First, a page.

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Ann Maxillofac Surg. 2018 Jul-Dec;8(2):276-280. doi: 10.4103/ams.ams_187_18.

Management of Frontal Sinus Injuries.

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Department of Oral and Maxillofacial Surgery, Indira Gandhi Institute of Dental Science, Sri Balaji Vidyapeeth (Deemed to be University), Puducherry, India.



The purpose of the present study is to report an overview of fracture patterns and surgical approaches for 15 patients who were treated in our Indhira Gandhi Institute of Dental Sciences, Pondicherry, India from 2010 to 2015.

Method and Material:

Fifteen people were included in the study, which were diagnosed with anterior table fracture of the frontal sinus and were randomly admitted in our institution. All patients were evaluated preoperatively with axial and coronal computed tomography scans before operating. The parameters used to classify the patients were age, mode of injury, associated injury, and details of fracture, surgical approaches, fixation, and conservative management.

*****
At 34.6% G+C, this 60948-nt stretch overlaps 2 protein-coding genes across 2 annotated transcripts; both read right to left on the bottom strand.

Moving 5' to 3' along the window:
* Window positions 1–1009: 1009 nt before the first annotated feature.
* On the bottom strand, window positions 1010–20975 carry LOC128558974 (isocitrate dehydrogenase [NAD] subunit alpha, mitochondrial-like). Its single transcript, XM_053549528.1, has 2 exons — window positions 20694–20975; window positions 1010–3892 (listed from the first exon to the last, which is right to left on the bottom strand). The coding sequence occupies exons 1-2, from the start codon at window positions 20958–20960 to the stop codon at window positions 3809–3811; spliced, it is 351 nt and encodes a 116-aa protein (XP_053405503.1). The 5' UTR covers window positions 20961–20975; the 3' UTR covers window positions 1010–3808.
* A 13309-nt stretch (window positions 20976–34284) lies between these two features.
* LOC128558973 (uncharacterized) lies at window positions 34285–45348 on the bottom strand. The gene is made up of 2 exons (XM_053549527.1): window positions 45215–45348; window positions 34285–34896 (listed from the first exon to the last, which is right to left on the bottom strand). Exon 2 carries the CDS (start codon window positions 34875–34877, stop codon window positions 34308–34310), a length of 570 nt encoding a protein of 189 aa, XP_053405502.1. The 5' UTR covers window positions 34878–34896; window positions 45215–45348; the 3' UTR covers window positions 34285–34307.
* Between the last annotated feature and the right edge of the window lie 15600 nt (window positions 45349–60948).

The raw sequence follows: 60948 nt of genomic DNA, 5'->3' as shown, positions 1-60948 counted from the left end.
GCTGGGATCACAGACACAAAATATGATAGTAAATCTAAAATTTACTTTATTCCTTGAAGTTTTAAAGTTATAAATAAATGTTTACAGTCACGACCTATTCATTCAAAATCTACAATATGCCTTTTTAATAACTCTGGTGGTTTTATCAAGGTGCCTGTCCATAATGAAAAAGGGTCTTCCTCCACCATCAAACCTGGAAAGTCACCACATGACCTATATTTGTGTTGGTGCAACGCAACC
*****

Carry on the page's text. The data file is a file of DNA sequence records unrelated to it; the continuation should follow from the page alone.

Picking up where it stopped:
Analysis of 15 patients based on parameters showed that the ages of patients varied between 22 and 36 years due to road traffic accident as the common etiology. There were associated fractures in the maxillofacial region seen in 11 patients and the rest were isolated frontal sinus fractures. Conservative management was opted in six patients and for others, surgical approach to the fracture site was done through existing laceration and by bicoronal approach. Three of the cases showed comminuted fracture of anterior and posterior table. The overall contour of the frontal bone was good in all the patients. None of the patients required any immediate reoperation or developed any delayed abscess or mucocele formation.


Decision-making regarding the best time to treat, the surgical approach and the technique depends on the severity and the extent of the fracture and associated complications. Our protocol was to follow up and observe the undisplaced fractures and operate anterior wall defects. If there was a fracture involvement of posterior frontal wall, treatment can be planned along with neurosurgical consultation and then operate depending on the associated complications.


Anterior and posterior table fractures; frontal injuries; surgical management

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